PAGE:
Lunch breaks will be staggered and students only allowed to mingle in the yard with their own classmates under new rules set out in the Government's roadmap for reopening schools.
Primary school children will be sectioned into pods of between four and six in class and sit at least one metre apart.
Secondary school students will be asked to wear masks on the school bus, but wearing them in classes will be optional.
State funding will be provided to secondary and primary schools so yards can be divided to allow for segregated outdoor areas for pupils during lunch breaks.
Education Minister Norma Foley's plan has also cleared the way for the return of interactive subjects such as PE, music, computer science and metalwork.
However, strict cleaning regimes will have to be implemented by schools if they intend holding classes that involve pupils interacting with each other and equipment.
Ms Foley's €300m plan will involve major investment in sanitation, personal protective equipment and significant changes to buildings to make sure they comply with Covid-19 safety standards.
An additional €30m will be made available for supervision during break times, when teachers will try to ensure pupils continue to follow social distancing rules outside classrooms.
There are also plans to make more part-time teachers permanent.
There will be separate funding for special education, with €3.8m set aside for extra special needs assistants and substitute teachers.
However, central to the plan will be new social distancing rules for students when they are in class, on the way to school and in the yard during their breaks.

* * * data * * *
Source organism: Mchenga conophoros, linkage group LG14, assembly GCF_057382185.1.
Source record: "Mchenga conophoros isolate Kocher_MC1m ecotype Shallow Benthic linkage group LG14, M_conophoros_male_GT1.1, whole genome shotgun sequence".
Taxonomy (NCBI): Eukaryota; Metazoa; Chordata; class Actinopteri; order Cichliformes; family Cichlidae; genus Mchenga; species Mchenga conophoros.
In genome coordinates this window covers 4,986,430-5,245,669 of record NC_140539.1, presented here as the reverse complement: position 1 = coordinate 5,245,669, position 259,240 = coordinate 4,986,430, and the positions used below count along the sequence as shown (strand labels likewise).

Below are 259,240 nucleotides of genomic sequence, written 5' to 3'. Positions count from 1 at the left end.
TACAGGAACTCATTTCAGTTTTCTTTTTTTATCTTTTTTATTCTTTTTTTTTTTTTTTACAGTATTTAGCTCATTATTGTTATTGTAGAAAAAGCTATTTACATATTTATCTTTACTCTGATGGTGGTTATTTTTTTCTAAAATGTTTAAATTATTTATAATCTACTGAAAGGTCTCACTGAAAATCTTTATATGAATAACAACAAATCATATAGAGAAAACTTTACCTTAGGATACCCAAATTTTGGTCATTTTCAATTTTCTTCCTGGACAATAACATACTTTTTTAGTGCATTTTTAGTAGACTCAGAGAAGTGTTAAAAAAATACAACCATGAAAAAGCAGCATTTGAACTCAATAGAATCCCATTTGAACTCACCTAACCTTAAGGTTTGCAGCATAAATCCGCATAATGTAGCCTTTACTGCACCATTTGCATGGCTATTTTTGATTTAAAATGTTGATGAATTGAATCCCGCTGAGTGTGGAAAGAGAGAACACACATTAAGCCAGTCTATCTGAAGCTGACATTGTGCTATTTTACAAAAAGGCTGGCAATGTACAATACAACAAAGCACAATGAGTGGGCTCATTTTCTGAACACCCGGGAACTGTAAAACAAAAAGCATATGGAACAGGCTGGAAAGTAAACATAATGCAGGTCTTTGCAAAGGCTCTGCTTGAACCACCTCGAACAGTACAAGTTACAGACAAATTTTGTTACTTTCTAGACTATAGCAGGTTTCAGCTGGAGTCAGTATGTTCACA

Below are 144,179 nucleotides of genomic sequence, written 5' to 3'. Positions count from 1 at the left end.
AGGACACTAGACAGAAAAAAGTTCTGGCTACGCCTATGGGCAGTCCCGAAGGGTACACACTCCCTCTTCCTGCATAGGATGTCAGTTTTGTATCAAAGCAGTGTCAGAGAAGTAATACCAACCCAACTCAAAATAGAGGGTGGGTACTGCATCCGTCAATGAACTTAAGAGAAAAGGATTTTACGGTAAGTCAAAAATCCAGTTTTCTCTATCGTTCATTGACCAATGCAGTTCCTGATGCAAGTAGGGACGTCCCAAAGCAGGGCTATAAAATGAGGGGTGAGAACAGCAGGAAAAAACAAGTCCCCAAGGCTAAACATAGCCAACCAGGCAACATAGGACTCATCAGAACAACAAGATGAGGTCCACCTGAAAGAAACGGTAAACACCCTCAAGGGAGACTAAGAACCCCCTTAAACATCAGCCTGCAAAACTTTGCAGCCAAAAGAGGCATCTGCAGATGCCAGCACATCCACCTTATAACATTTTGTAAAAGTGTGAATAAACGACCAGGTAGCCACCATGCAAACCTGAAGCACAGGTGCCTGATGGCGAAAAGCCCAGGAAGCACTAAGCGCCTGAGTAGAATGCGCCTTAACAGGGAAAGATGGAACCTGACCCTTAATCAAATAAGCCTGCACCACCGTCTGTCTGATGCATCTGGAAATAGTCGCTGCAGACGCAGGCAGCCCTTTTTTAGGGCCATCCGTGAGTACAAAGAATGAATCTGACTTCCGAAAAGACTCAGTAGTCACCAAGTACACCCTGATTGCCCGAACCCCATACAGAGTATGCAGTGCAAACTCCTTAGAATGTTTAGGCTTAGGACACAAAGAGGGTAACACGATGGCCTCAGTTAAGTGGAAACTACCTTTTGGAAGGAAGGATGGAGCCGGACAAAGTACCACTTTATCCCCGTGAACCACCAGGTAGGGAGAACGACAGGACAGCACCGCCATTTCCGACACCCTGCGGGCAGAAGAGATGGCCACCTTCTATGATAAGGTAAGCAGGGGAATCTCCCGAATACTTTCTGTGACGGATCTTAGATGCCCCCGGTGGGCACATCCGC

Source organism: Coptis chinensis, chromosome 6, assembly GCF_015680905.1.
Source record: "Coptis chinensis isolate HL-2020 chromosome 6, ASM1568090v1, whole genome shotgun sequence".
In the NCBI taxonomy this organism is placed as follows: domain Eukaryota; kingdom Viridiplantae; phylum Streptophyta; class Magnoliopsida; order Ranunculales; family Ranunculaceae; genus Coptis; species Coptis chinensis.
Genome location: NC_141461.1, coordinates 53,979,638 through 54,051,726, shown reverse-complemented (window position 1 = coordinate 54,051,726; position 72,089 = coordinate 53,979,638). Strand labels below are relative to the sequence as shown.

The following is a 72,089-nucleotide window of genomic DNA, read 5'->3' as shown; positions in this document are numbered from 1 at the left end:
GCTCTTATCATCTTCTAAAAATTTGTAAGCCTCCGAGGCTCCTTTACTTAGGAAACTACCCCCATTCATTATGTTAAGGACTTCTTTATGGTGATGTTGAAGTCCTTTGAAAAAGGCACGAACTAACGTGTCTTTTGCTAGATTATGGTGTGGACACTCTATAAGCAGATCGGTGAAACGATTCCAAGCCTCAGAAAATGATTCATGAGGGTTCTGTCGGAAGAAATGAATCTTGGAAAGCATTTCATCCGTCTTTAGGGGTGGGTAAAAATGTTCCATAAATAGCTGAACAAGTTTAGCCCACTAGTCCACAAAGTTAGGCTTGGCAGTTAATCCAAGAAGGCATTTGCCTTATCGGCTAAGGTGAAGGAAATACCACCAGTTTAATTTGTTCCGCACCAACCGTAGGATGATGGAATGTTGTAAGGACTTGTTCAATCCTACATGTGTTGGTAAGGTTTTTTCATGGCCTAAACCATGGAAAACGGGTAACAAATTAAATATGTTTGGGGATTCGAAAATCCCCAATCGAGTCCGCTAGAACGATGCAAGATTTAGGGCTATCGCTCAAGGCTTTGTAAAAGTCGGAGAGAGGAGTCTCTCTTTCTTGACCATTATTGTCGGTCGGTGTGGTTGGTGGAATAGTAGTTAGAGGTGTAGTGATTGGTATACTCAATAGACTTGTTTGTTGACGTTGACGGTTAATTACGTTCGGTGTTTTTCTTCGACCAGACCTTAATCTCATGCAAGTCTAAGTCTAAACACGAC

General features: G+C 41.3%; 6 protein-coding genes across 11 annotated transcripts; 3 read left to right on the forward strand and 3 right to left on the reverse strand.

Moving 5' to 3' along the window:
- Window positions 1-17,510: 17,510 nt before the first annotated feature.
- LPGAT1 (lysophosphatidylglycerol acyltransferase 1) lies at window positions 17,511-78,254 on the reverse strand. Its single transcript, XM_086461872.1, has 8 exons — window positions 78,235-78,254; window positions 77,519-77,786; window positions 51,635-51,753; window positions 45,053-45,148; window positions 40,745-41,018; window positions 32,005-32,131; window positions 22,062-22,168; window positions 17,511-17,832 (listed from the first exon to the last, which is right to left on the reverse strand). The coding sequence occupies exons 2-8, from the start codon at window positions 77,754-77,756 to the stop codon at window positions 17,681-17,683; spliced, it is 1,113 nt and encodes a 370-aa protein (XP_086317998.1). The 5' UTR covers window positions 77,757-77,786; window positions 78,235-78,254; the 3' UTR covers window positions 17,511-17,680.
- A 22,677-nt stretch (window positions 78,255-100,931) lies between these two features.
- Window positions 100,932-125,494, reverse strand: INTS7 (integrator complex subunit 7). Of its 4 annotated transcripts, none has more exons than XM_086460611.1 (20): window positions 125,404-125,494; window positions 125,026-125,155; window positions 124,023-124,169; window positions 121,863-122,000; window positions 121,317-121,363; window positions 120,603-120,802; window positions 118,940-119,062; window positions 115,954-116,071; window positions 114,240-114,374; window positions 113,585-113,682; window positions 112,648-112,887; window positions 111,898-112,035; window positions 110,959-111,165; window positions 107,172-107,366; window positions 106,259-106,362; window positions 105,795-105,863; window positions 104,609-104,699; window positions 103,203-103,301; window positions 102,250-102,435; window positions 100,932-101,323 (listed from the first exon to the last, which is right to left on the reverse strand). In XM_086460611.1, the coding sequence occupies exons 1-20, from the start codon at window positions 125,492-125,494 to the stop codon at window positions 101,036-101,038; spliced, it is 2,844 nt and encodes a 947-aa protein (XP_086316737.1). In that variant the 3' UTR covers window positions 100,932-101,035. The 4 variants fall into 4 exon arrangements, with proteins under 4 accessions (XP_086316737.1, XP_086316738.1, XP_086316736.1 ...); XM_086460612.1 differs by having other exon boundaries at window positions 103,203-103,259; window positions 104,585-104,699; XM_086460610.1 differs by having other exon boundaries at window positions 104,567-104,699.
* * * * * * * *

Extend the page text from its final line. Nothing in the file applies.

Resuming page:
The Government will provide funding to Bus Eireann and other school bus providers to allow them to make changes to their vehicles that will lessen the spread of the virus.
In line with public health advice, students aged over 13 will be asked to wear masks on buses.
However, they will be encouraged to cycle and walk to school where possible.
Schools will have discretion to stagger hours to ensure students do not all arrive at the same time.
In primary schools, pupils in junior infants through to second class will be exempt from social distancing rules, as the Department of Education believes it is too difficult to make young children adhere to the restrictions.
However, classrooms will be reconfigured for pupils in third to sixth class to allow for individual pods of between four and six children and these pupils will be told not to share class equipment with classmates outside their pod.
These pupils will be expected to remain together at their desks during lessons but will be able to mingle with the rest of their classmates during breaks.
In some cases, two year groups may be allowed to mix during breaks but it is recommended that, where possible, they are kept separate.
The aim is to keep primary school pupils in what are called their classroom "bubbles".
Extra funding for substitute teachers will be made available to ensure classrooms are not spilt if the regular teacher is sick or displaying coronavirus symptoms.
Secondary school students will be kept at least one metre apart from each other and teachers will move between classes for lessons to reduce the movement of pupils.
In instances where students and staff are asked to move between classes, they will all be asked to wash their hands.
Schools will also be asked to introduce staggered times for lunch breaks, especially if they have on-site cafeterias.
Yesterday, Tanaiste Leo Varadkar said the plan would involve significant changes to school buildings, the hiring of more teachers and strict cleaning regimes.
"A lot of work has gone into it. There has been a lot of consultation with the unions and I think it's a good plan," he said.
"I'm confident it will go through Cabinet and will allow us open schools for all one million students."